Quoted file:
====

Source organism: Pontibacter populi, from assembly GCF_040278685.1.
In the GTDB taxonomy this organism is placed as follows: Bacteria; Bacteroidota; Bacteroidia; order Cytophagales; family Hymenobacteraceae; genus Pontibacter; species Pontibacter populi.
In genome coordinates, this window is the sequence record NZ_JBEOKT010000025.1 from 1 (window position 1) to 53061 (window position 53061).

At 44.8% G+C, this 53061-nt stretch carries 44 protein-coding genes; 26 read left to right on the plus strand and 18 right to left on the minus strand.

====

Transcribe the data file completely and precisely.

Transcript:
Source organism: Pontibacter populi, from assembly GCF_040278685.1.
In the GTDB taxonomy this organism is placed as follows: Bacteria; Bacteroidota; Bacteroidia; order Cytophagales; family Hymenobacteraceae; genus Pontibacter; species Pontibacter populi.
In genome coordinates, this window is the sequence record NZ_JBEOKT010000025.1 from 1 (window position 1) to 53061 (window position 53061).

At 44.8% G+C, this 53061-nt stretch carries 44 protein-coding genes; 26 read left to right on the plus strand and 18 right to left on the minus strand.